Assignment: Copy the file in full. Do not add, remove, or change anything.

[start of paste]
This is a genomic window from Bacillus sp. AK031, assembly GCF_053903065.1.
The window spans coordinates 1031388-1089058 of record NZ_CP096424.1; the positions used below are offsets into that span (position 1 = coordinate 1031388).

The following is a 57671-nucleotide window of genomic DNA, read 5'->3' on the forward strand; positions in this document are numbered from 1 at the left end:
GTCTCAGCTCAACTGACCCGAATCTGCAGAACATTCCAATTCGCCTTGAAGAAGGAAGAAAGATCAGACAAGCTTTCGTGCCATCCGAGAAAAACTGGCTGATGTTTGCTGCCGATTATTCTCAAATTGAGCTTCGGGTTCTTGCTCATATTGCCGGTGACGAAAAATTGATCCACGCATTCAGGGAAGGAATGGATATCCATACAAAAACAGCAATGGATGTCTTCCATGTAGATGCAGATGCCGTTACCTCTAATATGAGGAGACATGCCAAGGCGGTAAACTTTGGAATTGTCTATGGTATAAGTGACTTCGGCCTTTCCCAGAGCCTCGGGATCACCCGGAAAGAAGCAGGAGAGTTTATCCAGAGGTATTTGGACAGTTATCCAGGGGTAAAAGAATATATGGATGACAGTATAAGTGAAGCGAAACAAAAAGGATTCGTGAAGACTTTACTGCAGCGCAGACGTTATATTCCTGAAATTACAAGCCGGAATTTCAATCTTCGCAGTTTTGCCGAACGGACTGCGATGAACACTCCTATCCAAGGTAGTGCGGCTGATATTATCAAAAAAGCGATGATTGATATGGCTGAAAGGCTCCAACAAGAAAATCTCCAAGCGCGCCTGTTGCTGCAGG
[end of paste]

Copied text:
This is a genomic window from Bacillus sp. AK031, assembly GCF_053903065.1.
The window spans coordinates 1031388-1089058 of record NZ_CP096424.1; the positions used below are offsets into that span (position 1 = coordinate 1031388).

The following is a 57671-nucleotide window of genomic DNA, read 5'->3' on the forward strand; positions in this document are numbered from 1 at the left end:
GTCTCAGCTCAACTGACCCGAATCTGCAGAACATTCCAATTCGCCTTGAAGAAGGAAGAAAGATCAGACAAGCTTTCGTGCCATCCGAGAAAAACTGGCTGATGTTTGCTGCCGATTATTCTCAAATTGAGCTTCGGGTTCTTGCTCATATTGCCGGTGACGAAAAATTGATCCACGCATTCAGGGAAGGAATGGATATCCATACAAAAACAGCAATGGATGTCTTCCATGTAGATGCAGATGCCGTTACCTCTAATATGAGGAGACATGCCAAGGCGGTAAACTTTGGAATTGTCTATGGTATAAGTGACTTCGGCCTTTCCCAGAGCCTCGGGATCACCCGGAAAGAAGCAGGAGAGTTTATCCAGAGGTATTTGGACAGTTATCCAGGGGTAAAAGAATATATGGATGACAGTATAAGTGAAGCGAAACAAAAAGGATTCGTGAAGACTTTACTGCAGCGCAGACGTTATATTCCTGAAATTACAAGCCGGAATTTCAATCTTCGCAGTTTTGCCGAACGGACTGCGATGAACACTCCTATCCAAGGTAGTGCGGCTGATATTATCAAAAAAGCGATGATTGATATGGCTGAAAGGCTCCAACAAGAAAATCTCCAAGCGCGCCTGTTGCTGCAGG